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Cocktails

Golden Age of Cocktails

Gold Bar takes you back over a hundred years ago, when people learned to love mixed drinks. The most iconic cocktails date back to this era – The Martini, the Daiquiri, the Manhattan – Classics that we still enjoy to this day. It was during this period that bartending evolved, and complexity was explored in cocktail structures such as the Sour, the Fizz, the Julep, and even within Punch. Gold Bar takes all these creations to contemporary, sophisticated levels, incorporating modern techniques and local Japanese flavors.
Fizz & Sling

Fizz & Sling

One of the original hangover cures, the Fizz has gone through countless iterations since its first recorded mention in the 1860s. Consisting of simply Spirit, Citrus, Sweetener and Effervescence, what started as a "corpse reviver" began its ascendancy towards cocktail celebrity, eventually taking its place alongside the Sling and the Collins. The most recognizable concoctions of this type are the Ramos Gin Fizz, invented in 1888 by Henry Charles Ramos of the New Orleans Imperial Cabinet and the Singapore Sling, from the Raffles Hotel, in Singapore, of course.    

 

                                                                                                                                                                                                                                                                                                                                                                                                         

Sour

Sour

If there's an upside to British Imperialism, it just might be the Sour, a cocktail that officially dates back to the 1860s, but has its roots in the Grog consumed by the British Navy, long before that time. When sailing back from the tropics, their official libation was rum, often mixed with lime juice to prevent scurvy and malnutrition - kind of a proto-Daiquiri, if you will - and that, matey, is the origin of the Sour variations we know and love today.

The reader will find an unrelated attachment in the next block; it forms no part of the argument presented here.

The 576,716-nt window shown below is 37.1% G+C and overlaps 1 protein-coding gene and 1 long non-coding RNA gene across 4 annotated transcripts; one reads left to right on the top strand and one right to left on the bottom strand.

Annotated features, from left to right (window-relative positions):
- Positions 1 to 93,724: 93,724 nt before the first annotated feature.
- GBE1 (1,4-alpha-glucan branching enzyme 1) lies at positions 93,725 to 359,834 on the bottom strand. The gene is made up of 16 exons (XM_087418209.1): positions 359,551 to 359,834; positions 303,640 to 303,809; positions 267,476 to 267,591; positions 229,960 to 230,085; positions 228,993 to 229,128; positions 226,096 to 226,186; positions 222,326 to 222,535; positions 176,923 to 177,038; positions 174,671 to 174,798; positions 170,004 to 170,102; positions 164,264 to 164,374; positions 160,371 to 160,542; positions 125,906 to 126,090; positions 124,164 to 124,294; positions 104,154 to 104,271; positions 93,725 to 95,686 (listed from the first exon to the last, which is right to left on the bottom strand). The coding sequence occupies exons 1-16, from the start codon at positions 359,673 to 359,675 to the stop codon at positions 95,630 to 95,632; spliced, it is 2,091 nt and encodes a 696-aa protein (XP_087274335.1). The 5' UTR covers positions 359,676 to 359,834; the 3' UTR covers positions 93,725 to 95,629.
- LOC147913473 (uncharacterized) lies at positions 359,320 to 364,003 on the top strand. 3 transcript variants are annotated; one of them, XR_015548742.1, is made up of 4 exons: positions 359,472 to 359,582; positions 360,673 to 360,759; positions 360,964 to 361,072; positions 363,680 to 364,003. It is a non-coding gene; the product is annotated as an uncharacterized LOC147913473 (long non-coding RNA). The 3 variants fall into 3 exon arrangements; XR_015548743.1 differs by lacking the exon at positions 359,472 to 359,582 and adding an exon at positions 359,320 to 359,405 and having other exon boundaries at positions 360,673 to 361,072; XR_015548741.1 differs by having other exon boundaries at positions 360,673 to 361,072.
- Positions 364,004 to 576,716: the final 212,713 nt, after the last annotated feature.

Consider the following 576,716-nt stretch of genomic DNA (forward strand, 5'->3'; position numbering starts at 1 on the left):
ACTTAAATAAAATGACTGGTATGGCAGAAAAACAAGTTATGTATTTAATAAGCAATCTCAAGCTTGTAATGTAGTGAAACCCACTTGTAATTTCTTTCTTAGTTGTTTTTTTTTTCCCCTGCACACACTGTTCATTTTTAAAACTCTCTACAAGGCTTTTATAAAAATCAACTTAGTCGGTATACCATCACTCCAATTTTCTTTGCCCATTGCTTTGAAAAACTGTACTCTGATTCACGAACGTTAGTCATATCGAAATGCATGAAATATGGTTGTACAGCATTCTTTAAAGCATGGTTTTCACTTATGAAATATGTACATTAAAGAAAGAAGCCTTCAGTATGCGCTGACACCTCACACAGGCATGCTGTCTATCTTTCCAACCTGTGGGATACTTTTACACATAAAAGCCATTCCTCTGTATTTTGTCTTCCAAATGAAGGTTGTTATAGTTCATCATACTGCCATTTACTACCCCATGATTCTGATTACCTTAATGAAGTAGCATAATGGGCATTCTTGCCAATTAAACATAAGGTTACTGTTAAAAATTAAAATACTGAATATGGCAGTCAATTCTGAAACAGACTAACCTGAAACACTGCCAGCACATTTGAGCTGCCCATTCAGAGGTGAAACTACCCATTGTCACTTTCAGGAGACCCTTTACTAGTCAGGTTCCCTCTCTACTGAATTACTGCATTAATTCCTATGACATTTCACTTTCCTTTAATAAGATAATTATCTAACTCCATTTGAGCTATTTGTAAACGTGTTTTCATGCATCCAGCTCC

Punch

Punch

The New York Times published a recipe for Planter's Punch in 1908, affirming the popularity of this style of drink, and yet many a cocktail historian might say, "Punch began with the British East India trade:  English sailors ran out of beer, and they ran out of wine, and you can't have a boat full of English sailors without anything to drink. So, someone had the idea, "What if we make artificial wine from spirits, softened with sugar, citrus, water, and spices collected along the way?" Surely this is how it started, and how the structure evolved over the next hundred years.
Martini & Manhattan

Martini & Manhattan

What are classics?  "Cocktails that stand the test of time."  Almost everyone knows these touchstones, but their origins are somewhat obscured by the cobwebs of the ages. All the same, they've been enjoyed since the 19th century, and unlike other cocktails, their recipes haven't changed, which makes these two creations the greatest in the history of cocktails.